# Plotting Kdistance Graph distances = np.sort(distances, axis=0) distances = distances[:,1] plt.figure(figsize=(20,10)) plt.plot(distances) plt.title('Kdistance Graph',fontsize=20) plt.xlabel('Data Points sorted by distance',fontsize=14) plt.ylabel('Epsilon',fontsize=14) plt.show()
The optimum value of epsilon is at the point of maximum curvature in the KDistance Graph, which is 30 in this case. Now, it’s time to find the value of minPoints. The value of minPoints also depends on domain knowledge. This time I am taking minPoints as 6:
from sklearn.cluster import DBSCAN dbscan_opt=DBSCAN(eps=30,min_samples=6) dbscan_opt.fit(df[[0,1]])
df['DBSCAN_opt_labels']=dbscan_opt.labels_ df['DBSCAN_opt_labels'].value_counts()
The most amazing thing about DBSCAN is that it separates noise from the dataset pretty well. Here, 0, 1 and 2 are the three different clusters, and 1 is the noise. Let’s plot the results and see what we get.
# Plotting the resulting clusters plt.figure(figsize=(10,10)) plt.scatter(df[0],df[1],c=df['DBSCAN_opt_labels'],cmap=matplotlib.colors.ListedColormap(colors),s=15) plt.title('DBSCAN Clustering',fontsize=20) plt.xlabel('Feature 1',fontsize=14) plt.ylabel('Feature 2',fontsize=14) plt.show()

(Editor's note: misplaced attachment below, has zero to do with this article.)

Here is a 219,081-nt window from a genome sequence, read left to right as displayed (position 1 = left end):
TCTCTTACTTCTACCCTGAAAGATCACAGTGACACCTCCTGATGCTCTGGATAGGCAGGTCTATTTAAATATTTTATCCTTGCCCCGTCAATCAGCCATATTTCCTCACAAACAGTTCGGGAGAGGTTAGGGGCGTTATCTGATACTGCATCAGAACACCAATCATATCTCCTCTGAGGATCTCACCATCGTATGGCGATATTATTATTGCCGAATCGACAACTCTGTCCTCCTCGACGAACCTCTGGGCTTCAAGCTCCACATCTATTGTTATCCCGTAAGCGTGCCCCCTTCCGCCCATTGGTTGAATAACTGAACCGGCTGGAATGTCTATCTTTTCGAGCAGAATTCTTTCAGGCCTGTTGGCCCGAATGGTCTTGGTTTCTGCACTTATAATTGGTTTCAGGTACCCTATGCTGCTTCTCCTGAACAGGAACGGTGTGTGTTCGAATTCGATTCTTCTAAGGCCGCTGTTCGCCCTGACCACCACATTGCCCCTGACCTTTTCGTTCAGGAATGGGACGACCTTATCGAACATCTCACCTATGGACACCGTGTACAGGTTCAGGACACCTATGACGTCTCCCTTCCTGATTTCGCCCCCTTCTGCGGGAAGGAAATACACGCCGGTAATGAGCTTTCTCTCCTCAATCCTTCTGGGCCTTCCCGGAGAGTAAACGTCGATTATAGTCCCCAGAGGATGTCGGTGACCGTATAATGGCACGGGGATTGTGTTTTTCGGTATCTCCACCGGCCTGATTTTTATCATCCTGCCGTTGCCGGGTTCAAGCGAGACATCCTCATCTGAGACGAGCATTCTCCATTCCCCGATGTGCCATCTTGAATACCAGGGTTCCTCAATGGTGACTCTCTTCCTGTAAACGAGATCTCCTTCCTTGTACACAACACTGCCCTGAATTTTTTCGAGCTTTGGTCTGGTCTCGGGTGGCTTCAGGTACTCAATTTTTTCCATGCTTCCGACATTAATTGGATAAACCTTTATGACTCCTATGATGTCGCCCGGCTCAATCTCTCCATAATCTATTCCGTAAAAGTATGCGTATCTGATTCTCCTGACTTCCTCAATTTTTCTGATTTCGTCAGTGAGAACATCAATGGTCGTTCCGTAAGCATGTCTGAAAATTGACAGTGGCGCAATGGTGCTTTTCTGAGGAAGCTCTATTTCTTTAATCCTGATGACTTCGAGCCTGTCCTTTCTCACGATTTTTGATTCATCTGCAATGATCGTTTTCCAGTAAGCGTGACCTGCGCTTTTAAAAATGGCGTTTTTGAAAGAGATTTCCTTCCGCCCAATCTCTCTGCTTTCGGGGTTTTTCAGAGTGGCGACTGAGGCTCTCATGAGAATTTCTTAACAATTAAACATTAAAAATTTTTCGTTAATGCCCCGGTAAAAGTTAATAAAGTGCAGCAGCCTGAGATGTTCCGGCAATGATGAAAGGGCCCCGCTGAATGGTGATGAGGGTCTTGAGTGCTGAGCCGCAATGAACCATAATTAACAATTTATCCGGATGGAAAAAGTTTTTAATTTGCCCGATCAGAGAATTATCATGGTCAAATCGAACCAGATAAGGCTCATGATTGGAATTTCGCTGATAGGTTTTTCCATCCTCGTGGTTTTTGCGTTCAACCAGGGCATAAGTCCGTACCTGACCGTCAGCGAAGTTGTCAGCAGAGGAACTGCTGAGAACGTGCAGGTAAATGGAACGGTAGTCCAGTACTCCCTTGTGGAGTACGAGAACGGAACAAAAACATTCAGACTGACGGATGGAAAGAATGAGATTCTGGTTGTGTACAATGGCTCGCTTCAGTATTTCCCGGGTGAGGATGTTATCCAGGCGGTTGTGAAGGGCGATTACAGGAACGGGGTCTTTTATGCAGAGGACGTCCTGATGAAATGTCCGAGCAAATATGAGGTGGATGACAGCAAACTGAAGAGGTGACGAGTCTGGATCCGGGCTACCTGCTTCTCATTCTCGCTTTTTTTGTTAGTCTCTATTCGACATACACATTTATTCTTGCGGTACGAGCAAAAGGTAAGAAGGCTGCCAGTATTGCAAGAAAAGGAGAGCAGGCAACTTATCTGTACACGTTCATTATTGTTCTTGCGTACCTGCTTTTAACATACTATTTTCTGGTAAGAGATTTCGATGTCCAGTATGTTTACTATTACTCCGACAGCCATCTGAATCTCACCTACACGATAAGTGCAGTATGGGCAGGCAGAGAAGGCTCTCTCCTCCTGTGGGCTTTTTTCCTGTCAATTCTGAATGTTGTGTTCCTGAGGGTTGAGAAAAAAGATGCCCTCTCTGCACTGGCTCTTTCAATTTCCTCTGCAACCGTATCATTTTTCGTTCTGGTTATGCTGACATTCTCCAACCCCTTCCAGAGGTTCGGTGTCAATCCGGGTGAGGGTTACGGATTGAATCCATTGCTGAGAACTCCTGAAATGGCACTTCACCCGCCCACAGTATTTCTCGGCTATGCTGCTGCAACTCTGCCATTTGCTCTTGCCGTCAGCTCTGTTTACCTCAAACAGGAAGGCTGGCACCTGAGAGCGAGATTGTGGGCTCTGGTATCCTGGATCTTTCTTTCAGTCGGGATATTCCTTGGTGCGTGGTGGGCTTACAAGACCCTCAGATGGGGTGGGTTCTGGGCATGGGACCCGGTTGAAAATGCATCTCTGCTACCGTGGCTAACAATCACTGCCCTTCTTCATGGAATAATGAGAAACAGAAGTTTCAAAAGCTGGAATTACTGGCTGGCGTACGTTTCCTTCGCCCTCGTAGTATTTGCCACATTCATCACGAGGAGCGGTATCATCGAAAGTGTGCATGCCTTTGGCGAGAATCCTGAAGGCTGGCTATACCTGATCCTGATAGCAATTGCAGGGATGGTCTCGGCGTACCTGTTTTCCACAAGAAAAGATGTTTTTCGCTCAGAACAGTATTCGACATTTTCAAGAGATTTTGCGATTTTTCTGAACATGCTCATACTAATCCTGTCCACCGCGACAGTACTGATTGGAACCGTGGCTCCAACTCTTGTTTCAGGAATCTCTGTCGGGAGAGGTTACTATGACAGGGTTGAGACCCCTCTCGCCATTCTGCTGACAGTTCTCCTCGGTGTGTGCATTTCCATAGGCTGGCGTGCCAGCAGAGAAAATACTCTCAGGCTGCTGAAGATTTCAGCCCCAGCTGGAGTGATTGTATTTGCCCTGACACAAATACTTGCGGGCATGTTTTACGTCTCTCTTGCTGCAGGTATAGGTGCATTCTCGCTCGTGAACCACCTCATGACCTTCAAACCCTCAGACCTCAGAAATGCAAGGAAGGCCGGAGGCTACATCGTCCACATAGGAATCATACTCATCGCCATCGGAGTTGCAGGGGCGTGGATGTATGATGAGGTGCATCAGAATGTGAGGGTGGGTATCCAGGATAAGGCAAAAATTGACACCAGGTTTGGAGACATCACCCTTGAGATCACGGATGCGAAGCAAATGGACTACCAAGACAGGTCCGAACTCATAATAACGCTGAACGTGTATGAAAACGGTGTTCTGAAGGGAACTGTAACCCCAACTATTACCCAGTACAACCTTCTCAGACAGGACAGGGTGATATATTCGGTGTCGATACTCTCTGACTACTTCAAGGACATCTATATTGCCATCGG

DBSCAN amazingly clustered the data points into three clusters, and it also detected noise in the dataset represented by the purple color.
One thing important to note here is that, though DBSCAN creates clusters based on varying densities, it struggles with clusters of similar densities. Also, as the dimension of data increases, it becomes difficult for DBSCAN to create clusters and it falls prey to the Curse of Dimensionality.
End Notes
So in this article, I explained the DBSCAN clustering algorithm indepth and also showcased how it is useful in comparison with other clustering algorithms. Also, note that there also exists a much better and recent version of this algorithm known as HDBSCAN which uses Hierarchical Clustering combined with regular DBSCAN. It is much faster and accurate than DBSCAN.